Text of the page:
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The Coke System: Its Structure And Evolution In Europe - Part 2

Some of Coke’s oldest markets outside of the American continent are in Europe; it has a mix of mature and developing beverage markets.

Market dynamics in Western Europe are largely similar to those seen in North America with volume pressure seen in both full-calorie and diet soft drinks.

In Eastern Europe, soft drink consumption per capita is usually much lower but competition from private label is increasing due to the rise of mass retailers.

In August, a very significant merger was announced that will consolidate three large bottlers into a dominant Western European Coke bottler.

In part one of this series, I looked at the history of the Coke System in general, how it works, and some of the recent changes that have taken place in the North American system. In this second article, I will take a closer look at what the Coke System in Europe currently looks like and how some recent developments will shape its future.

The European Coke System

It is widely believed that the most important way for the Coca-Cola Company (NYSE:KO) to improve the efficiency of the global Coke system is by stimulating consolidation amongst its anchor bottlers. It appears that under CEO Muhtar, Kent Coca-Cola has accelerated this push for further consolidation. Sometimes it is acting as a participant and sometimes it is merely a facilitator of the process. Important deals struck in the past couple of years include the announced merger of three European bottling companies into Coca-Cola European Partners and the creation of Coca-Cola Beverages Africa.

With the announced merger in Europe, the number of large anchor bottlers in this geography will decrease from the current four to merely two: Coca-Cola Iberian Partners, Coca-Cola Erfrischungsgetränke and Coca-Cola Enterprises (NYSE:CCE) will merge to form Coca-Cola European Partners (CCEP) and will control much of Western Europe. Anchor bottler Coca-Cola Hellenic Bottling (OTC:CCHBF) meanwhile will continue to control much of Eastern Europe.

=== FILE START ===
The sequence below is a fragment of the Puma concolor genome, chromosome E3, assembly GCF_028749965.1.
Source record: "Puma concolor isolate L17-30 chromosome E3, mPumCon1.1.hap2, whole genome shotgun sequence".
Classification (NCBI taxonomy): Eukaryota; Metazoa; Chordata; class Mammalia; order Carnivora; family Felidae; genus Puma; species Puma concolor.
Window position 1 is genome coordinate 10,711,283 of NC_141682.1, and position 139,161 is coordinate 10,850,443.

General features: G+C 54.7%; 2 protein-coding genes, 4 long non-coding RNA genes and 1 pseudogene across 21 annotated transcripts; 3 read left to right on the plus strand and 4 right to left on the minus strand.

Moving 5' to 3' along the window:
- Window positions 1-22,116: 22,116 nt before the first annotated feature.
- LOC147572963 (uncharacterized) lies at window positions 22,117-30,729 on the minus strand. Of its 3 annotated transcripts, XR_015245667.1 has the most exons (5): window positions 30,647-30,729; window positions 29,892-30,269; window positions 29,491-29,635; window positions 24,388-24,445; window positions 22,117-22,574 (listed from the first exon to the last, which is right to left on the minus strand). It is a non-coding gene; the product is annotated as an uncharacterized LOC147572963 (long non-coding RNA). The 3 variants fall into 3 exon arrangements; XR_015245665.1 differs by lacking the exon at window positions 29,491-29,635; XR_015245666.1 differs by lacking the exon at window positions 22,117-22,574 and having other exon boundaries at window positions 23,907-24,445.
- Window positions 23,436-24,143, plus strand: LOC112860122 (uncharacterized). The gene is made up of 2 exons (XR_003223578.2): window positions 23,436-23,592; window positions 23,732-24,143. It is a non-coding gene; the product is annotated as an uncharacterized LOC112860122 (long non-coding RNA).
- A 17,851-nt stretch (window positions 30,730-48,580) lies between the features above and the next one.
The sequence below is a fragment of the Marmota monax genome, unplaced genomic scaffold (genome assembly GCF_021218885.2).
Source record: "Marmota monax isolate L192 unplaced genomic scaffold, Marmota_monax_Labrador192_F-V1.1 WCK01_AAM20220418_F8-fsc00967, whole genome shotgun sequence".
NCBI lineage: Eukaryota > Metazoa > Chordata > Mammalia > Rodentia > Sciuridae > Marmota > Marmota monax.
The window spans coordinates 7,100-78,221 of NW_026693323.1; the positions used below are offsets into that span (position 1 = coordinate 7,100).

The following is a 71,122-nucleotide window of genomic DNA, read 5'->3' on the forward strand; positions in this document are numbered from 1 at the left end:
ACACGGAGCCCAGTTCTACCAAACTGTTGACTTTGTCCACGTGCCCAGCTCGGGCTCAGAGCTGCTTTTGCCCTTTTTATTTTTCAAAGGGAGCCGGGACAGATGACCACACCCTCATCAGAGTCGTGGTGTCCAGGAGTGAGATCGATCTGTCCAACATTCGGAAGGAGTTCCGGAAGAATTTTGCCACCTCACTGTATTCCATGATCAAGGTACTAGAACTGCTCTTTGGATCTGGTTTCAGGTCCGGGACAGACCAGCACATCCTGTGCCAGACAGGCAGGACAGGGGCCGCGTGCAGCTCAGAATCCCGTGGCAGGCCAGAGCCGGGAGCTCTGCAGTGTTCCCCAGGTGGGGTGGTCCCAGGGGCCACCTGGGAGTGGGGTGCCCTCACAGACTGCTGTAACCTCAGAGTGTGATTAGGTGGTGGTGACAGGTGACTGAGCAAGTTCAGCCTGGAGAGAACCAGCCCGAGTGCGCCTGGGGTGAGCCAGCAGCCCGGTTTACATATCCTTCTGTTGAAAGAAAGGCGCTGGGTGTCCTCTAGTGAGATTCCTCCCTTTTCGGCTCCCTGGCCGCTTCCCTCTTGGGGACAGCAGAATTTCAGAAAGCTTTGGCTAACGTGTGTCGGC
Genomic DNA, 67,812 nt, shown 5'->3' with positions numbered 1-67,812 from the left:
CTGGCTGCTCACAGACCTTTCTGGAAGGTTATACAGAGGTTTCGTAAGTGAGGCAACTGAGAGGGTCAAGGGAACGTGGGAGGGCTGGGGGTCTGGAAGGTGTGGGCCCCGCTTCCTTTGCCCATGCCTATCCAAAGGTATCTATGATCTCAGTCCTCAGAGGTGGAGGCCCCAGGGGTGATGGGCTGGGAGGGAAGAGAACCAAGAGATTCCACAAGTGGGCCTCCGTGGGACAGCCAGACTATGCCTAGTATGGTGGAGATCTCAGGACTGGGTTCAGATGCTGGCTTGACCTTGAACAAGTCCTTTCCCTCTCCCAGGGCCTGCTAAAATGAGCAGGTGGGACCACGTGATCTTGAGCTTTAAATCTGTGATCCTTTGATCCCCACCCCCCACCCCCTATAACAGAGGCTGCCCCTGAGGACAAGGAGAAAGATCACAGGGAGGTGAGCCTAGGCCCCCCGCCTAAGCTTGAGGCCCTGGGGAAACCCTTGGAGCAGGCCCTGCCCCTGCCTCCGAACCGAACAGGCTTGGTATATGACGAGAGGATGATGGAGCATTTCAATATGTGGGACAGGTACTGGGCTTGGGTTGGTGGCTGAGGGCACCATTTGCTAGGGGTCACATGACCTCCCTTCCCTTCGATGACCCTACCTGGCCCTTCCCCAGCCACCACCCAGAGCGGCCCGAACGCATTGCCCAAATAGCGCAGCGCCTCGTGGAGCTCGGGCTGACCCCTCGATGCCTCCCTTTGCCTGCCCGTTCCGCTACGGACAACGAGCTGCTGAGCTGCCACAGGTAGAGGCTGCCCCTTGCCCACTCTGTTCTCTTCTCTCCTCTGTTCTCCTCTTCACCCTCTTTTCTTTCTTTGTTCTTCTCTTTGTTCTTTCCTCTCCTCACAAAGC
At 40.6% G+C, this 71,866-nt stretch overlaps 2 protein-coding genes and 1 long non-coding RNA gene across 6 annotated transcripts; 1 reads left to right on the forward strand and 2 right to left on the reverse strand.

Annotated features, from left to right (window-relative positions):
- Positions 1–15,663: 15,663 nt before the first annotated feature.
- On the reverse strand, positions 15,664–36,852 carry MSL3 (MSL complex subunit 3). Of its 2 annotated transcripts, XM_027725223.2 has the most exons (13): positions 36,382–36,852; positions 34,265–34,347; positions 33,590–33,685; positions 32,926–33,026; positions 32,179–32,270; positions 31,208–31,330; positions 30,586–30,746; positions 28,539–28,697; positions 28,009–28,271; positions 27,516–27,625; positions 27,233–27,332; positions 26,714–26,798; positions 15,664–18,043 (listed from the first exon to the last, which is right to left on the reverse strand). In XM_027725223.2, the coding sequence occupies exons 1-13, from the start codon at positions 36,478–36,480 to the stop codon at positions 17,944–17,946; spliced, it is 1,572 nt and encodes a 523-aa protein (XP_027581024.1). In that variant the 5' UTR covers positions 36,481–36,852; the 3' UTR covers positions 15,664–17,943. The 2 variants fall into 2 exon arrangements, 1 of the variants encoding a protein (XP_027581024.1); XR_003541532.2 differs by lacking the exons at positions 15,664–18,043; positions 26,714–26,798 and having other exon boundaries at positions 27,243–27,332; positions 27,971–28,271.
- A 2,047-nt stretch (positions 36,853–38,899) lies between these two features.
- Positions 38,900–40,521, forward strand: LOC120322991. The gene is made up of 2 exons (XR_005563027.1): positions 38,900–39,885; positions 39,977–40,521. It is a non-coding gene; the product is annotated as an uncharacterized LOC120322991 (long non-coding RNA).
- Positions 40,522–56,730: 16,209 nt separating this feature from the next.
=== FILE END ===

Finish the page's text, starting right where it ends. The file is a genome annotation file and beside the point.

The CC European Partners merger also brings the Coca-Cola Company back as an equity partner into the business of Coca-Cola Enterprises, which used to control much of the North American bottling business prior to 2010. Post-merger, the Coca-Cola Company will own 18% of CC European Partners, with the shareholders of CC Iberian Partners owning 34% and the shareholders of CC Enterprises owning 48%. The latter will receive $14.50 in cash and one share of CCEP for each current CCE share.

Consolidating a mature market

In business, generally, there will be a strong impetus to consolidate once demand for a product decreases. It appears that this is what has happened in much of Western Europe. Demand for Coca-Cola products in many of the southern European countries has suffered from the prolonged economic crisis. In Northern Europe, meanwhile, consumer behavior has been impacted primarily by changing preferences.

When I wrote about Coca-Cola Enterprises in May, I stated that...


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